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Transplant Immunologist

Work to prevent rejections of donor organs after a surgery.

What does a Transplant Immunologist do?

The human body is an incredible thing. It’s got the ability to grow from a few cells to a six-foot tall person, to repair broken bones, and to take the rough abuse dished out by the occasional too wild Friday night.

Though the body might seem like a perfect machine, its tough standards and militant protection can actually be a negative thing sometimes. This is especially true in the case of organ transplant. When a new organ is placed in the body, the immune system immediately recognizes it as an intruder and goes to work rejecting it.

A Transplant Immunologist is tasked with making sure this rejection doesn’t happen. Like any Immunologist, a Transplant Immunologist looks at the way the immune system works, and figures out what combination of drugs will trick it into believing that the new organ is an original member of the body.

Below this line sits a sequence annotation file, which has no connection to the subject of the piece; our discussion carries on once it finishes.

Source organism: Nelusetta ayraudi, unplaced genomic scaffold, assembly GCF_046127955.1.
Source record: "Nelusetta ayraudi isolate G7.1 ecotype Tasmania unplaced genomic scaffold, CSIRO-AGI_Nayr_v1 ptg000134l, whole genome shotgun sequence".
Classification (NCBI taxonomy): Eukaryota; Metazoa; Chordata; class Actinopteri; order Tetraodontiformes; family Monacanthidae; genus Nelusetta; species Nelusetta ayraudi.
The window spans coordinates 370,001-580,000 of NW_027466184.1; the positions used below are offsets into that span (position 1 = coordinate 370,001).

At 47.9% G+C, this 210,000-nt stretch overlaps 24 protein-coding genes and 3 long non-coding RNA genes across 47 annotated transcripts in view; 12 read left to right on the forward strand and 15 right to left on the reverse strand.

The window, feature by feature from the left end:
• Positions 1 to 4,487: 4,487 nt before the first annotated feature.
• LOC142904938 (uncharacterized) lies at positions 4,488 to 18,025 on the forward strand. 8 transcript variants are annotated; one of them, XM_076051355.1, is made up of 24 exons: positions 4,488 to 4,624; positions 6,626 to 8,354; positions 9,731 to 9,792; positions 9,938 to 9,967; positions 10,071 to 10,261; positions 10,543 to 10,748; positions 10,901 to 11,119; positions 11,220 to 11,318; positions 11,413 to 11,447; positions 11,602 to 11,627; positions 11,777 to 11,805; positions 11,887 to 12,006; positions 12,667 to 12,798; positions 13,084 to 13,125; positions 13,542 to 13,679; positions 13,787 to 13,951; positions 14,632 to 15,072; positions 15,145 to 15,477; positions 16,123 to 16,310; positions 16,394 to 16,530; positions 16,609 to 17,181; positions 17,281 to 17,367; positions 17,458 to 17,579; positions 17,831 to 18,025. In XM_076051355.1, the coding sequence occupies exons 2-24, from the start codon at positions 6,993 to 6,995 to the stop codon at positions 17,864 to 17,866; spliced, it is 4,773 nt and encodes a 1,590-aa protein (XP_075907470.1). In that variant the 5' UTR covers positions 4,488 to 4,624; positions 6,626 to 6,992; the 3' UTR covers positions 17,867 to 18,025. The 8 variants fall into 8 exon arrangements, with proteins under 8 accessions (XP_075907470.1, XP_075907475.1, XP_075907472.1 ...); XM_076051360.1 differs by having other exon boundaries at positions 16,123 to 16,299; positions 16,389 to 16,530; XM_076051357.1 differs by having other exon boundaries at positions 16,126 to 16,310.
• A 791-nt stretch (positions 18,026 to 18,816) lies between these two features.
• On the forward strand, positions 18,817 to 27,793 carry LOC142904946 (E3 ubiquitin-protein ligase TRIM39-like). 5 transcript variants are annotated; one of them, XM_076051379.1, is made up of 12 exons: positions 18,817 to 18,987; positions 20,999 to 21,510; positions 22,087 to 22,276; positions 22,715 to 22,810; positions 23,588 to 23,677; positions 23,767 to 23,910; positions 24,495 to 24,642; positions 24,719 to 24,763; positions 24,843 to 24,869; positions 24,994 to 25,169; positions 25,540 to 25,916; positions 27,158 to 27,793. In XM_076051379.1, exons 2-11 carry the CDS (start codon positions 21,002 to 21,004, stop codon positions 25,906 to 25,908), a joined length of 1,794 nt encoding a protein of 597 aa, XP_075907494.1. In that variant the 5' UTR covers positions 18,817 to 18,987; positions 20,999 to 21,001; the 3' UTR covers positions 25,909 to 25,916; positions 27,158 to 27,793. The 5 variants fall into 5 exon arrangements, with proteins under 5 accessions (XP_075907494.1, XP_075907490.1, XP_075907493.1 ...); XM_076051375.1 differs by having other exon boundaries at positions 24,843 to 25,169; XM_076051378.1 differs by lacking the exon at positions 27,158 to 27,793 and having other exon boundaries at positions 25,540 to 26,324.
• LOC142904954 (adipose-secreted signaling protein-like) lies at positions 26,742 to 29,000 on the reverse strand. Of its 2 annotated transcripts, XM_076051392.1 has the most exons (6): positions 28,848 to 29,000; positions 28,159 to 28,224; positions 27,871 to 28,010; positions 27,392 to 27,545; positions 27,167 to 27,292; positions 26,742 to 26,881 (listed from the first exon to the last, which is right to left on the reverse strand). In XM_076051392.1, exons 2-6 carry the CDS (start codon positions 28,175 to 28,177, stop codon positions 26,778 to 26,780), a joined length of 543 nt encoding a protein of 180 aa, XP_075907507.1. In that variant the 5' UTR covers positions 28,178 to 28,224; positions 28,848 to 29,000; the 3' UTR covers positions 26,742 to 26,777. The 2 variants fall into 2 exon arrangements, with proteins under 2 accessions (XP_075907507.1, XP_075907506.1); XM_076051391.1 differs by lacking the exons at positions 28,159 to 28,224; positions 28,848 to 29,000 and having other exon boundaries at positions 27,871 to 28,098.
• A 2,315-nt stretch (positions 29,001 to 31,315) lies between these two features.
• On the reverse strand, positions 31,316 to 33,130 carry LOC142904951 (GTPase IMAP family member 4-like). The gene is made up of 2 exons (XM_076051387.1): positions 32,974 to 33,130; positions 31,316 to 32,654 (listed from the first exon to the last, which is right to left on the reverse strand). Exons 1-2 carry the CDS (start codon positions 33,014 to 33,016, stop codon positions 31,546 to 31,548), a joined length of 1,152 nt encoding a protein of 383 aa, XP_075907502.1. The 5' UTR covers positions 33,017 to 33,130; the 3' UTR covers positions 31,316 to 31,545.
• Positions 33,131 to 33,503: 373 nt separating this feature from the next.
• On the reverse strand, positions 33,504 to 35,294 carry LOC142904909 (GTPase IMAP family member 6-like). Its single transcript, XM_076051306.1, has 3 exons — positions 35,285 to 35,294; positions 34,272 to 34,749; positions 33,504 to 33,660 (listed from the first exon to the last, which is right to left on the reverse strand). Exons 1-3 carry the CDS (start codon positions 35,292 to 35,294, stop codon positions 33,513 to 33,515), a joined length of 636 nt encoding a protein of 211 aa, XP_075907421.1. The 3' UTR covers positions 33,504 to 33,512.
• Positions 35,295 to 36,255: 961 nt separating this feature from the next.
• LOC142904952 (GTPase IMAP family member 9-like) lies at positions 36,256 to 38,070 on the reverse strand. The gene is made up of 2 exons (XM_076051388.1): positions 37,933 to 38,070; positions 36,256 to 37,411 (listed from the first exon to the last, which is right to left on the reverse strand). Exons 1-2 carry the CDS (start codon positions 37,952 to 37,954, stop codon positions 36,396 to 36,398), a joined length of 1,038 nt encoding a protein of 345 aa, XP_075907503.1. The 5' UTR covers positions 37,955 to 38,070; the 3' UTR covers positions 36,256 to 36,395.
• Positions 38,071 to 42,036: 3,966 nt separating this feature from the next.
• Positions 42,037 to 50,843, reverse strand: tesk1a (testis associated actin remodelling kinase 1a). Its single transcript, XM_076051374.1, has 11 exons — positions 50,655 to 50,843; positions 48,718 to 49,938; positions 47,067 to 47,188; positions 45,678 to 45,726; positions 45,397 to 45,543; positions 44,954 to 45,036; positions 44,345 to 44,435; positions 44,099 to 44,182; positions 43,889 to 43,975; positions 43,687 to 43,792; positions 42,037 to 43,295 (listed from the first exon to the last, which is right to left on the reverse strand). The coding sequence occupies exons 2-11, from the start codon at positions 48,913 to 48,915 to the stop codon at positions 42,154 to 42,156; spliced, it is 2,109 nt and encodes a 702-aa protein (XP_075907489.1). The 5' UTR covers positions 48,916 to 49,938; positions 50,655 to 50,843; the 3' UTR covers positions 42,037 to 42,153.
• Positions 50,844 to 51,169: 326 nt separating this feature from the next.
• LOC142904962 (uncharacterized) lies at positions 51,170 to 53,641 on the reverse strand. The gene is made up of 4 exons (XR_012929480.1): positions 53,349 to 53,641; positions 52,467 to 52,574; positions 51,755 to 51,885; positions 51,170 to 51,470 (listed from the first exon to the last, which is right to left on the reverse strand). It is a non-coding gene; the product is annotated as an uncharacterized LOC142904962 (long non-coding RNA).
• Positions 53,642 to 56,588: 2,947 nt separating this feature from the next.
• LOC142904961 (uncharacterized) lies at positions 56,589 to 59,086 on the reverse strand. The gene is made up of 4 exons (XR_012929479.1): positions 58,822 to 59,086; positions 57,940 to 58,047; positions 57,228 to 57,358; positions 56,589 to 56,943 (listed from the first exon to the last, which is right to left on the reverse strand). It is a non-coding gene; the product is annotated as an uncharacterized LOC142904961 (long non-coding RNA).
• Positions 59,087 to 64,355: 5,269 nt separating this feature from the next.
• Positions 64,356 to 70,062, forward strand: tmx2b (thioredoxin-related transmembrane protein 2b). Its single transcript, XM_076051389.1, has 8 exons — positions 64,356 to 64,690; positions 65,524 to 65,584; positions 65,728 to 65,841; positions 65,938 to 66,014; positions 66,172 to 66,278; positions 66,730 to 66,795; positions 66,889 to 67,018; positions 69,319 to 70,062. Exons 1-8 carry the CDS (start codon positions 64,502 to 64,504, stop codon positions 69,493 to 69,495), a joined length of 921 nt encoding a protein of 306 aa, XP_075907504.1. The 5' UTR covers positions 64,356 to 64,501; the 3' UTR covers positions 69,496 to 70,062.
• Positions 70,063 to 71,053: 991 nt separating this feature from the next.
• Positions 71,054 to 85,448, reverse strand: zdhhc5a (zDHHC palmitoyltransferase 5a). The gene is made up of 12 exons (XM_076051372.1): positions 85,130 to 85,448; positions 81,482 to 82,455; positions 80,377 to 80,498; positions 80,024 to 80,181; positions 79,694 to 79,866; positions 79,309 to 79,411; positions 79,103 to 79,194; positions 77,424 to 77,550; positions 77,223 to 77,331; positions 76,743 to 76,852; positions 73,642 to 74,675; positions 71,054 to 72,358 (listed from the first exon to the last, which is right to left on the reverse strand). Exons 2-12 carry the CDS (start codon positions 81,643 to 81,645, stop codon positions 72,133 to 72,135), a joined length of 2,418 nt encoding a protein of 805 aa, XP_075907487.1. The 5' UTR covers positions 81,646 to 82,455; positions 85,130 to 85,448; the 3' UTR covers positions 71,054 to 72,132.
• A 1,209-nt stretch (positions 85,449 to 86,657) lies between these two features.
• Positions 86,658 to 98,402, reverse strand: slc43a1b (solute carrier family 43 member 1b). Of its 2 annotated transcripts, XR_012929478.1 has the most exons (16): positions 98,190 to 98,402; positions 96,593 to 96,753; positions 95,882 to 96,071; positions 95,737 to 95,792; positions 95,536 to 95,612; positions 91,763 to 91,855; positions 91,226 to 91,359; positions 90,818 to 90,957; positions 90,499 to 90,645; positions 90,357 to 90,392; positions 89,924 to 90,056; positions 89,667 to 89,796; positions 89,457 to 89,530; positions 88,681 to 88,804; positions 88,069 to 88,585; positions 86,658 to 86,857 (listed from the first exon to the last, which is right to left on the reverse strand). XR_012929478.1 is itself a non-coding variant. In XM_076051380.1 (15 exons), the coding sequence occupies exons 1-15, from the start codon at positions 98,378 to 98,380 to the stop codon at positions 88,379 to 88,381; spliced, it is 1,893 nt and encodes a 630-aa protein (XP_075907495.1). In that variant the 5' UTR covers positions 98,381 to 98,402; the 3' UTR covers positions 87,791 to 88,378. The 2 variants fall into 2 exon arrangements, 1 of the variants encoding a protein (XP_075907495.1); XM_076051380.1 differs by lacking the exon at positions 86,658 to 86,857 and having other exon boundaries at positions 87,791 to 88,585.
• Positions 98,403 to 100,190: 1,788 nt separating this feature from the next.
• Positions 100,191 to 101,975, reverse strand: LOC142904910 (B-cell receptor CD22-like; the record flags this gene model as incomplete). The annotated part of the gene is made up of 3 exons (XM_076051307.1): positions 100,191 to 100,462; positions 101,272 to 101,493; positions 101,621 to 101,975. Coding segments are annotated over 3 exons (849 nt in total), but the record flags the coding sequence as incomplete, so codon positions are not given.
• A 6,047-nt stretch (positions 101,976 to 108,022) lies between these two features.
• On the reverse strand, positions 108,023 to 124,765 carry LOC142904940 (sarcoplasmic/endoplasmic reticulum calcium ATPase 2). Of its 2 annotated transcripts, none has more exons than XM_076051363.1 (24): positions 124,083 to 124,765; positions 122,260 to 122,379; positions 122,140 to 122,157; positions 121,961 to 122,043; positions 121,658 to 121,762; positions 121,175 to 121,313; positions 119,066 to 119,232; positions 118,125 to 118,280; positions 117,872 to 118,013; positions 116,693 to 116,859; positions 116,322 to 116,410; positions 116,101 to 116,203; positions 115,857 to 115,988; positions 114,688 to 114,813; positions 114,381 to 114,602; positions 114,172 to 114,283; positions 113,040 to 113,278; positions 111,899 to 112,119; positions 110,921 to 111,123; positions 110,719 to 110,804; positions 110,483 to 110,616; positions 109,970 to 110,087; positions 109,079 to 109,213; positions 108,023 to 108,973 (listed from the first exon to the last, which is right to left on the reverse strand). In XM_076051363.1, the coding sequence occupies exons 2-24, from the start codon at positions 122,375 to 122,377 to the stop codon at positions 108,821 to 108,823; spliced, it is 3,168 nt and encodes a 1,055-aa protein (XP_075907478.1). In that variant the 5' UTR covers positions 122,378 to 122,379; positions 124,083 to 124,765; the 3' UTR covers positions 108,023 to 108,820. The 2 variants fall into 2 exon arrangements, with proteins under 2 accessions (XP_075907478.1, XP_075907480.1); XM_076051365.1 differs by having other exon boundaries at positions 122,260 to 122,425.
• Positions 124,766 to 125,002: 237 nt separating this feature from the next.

Technically, “Transplant Immunologist” isn’t a real job title. Instead, you work under a more specific title in the transplant immunology or immunology department of a hospital or research lab. So rather than looking for this title, look for something like Research Director, Clinical Laboratory Scientist, or Laboratory Assistant.

Transplant immunology is concerned with every part of the organ transplant process. This means you might do pre-surgery testing, like looking at the patient and donor blood type and tissue type. Or, you might do general testing for any other possible complications. Once the transplant is complete, you help the medical team as it continues to do tests to see how the body is taking the new organ or if there are any potential complications that might crop up.

You typically spend your days in a lab, collecting samples, running tests, and keeping detailed reports of the information you have. You need a sharp eye for detail, as making even the smallest mistake can mean the difference between life and death.